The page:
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'Ugly' Lawsuit Filed Against Betty's Dad

7/27/2009 10:50 AM PDT BY TMZ STAFF

Ugly Betty Suarez isn't the only unattractive thing in Tony Plana's life -- a lawsuit was just filed against him and it ain't pretty either.

Tony's former manager Tracy Quinn just filed suit in L.A. County, which claims ever since Tony tossed her to the curb in '08, she hasn't been receiving her cut of his "Ugly" paycheck -- a deal she claims to have brokered.

Tracy is suing Tony for breach of contract to the tune of at least $500,000.


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1877 days ago



1877 days ago


Honestly, I hate this part of the storyline of Ugly Betty and I wish they would write this guy off the show. I find this whole story line and this guy in particular to be annoying. Love Ugly Betty though. When the Dad comes on.....pottybreak!

1877 days ago



1877 days ago


Way to post this twice, TMZ.

1877 days ago

El Conde    

A few years ago, I happened to have a conversation with Tony Plana. He struck me as a self-absorbed, disingenuous rat. So am not surprised that he would try to welsh on any deal. Hang in there, Tracy!

1877 days ago


Well, he's not going to win. A contract is not a contract. You can't contract for illegal things. Managers are prohibited from procuring employment by law, so she's trying to recover on an illegal contract. She should have been more careful, actors do this ALL THE TIME.

1877 days ago

Rick Siegel    

To Anonymous: Respectfully, you're completely wrong. Managers are not prohibited from procuring employment from Artists, the Talent Agencies Act has just been wrongly interpreted and enforced that way by the State Labor Commissioner.

This world is about to change. What the managers currently in such controversies understand is that because the Act has no penalty clause, there can be no illegality (See U.S. v. Evans 517 U.S. 559 (1948) Trying to assign a penalty where there is no penalty “is a task outside the bounds of judicial interpretation”); BMW of America v. Gore 517 U.S. 559 (1995) “[A] person [must] receive fair notice not only of the conduct that will subject him to punishment but also of the penalty that a State may impose.” "It is uniformly held that a court may not mete out a penalty when no penalty statues exist. (See New Jersey v. Fair Lawn Services, Inc 120 A. 2d 233.)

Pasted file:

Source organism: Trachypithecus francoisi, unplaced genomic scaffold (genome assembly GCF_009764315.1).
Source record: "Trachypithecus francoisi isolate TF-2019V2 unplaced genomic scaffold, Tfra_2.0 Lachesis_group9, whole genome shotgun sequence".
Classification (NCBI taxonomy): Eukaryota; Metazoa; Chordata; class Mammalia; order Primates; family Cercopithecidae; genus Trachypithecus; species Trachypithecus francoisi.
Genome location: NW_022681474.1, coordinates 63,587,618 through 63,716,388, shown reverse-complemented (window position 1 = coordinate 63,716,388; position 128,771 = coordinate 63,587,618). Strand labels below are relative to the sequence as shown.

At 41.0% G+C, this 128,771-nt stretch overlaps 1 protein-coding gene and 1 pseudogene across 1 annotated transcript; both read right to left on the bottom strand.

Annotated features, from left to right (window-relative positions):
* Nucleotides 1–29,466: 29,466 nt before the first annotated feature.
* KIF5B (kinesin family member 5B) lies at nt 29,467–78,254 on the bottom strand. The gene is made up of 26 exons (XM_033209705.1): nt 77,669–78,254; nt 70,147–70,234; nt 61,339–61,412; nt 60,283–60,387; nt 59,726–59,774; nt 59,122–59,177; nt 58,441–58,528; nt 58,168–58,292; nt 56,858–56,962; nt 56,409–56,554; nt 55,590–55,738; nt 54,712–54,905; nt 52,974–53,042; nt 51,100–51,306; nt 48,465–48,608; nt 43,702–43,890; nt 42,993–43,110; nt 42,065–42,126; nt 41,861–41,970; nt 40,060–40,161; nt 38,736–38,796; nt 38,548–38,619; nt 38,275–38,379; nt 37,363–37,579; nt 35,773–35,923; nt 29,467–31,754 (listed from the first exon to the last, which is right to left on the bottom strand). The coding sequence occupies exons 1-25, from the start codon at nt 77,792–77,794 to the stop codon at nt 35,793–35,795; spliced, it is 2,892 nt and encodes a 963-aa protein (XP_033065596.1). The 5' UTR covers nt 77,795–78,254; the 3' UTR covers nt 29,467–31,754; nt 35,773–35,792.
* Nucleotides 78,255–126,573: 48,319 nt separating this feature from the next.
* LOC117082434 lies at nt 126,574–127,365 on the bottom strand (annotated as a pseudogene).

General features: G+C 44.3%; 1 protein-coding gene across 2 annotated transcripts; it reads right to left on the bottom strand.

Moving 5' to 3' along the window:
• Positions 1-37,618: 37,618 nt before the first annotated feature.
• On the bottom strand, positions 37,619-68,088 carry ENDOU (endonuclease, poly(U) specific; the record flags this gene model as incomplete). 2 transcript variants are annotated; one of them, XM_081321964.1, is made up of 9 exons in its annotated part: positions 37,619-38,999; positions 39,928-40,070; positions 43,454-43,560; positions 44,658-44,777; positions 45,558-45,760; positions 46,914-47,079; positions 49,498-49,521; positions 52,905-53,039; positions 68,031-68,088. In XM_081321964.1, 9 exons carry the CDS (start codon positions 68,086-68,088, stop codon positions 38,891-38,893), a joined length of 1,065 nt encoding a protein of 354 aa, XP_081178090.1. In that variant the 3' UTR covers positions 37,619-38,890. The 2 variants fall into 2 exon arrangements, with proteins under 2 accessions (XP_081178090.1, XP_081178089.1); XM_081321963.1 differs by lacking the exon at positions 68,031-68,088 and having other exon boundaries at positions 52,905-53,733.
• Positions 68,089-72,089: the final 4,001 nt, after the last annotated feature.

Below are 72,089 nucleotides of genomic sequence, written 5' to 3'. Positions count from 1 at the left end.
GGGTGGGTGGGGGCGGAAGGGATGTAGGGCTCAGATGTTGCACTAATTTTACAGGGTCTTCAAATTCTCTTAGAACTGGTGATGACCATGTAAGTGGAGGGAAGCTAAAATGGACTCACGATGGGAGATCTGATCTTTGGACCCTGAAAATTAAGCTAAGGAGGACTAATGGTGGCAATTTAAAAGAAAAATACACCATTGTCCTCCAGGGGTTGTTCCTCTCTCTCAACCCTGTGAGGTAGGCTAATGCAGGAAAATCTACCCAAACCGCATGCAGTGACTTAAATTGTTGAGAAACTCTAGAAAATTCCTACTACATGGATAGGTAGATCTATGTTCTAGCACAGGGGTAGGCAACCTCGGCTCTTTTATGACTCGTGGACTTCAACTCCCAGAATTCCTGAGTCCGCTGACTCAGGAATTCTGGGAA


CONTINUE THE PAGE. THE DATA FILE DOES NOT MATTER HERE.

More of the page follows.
As you can see from the above, the Labor Commission's meting out penalties has been done without statutory authority. That makes the current enforcement violative of the due process clause of the 14th Amendment of the United States.

And because the penalties the Labor Commission metes out is the wrongful impairment of contracts, the Act as applied is also violative of Article I, Section 10 of the US Constitution, the Contract Clause.

Further, show business is by nature interstate commerce, and this particular case is about a guy working in NYC for a Delaware corporation trying to get out of paying a CA-based manager because she allegedly didn't have a license that only California based people can get. That makes it an unconstitutional barrier to interstate commerce.

Bottom line: while artists used to be able to get out of paying their managers with impunity, that era is now history. Once this case (or related ones, also using the same strategy) wends through the courts, Mr. Plana will have both a mid figure liability to Ms. Quinn and a six figure debt to his attorney. Hopefully his attorney, who has recently lost two high profile cases, has been forthright about this new twist in this generations-old drama and informing Tony of the downside of not quickly finding an amicable resolution.

1877 days ago

the truth hurts huh    

Hey Anonymous - What do you think managers make their money from - the actors' piggy banks? They get a % of the artist's income - even if they didn't "officially" procure the work.

1877 days ago

Rick Siegel    

Dear makes sense,

Anonymous' position is that because of the way the TAA has been enforced, managers are paid only when and if their clients feel like it.

It is a position devoid of equity or class, yet endorsed and until now enforces by the State Labor Commission. Chances are anonymous is an attorney who makes money for his (I know of no woman who's ever litigated using the 'hey, you don't have to pay the person who worked for you' ploy, perhaps saying something about the difference between the sexes) helping actors, writers etc avoid their moral and contractual obligation.

I don't blame the artist -- if you can save money legally, I get ti. The real antagonists are the attorneys.

1876 days ago

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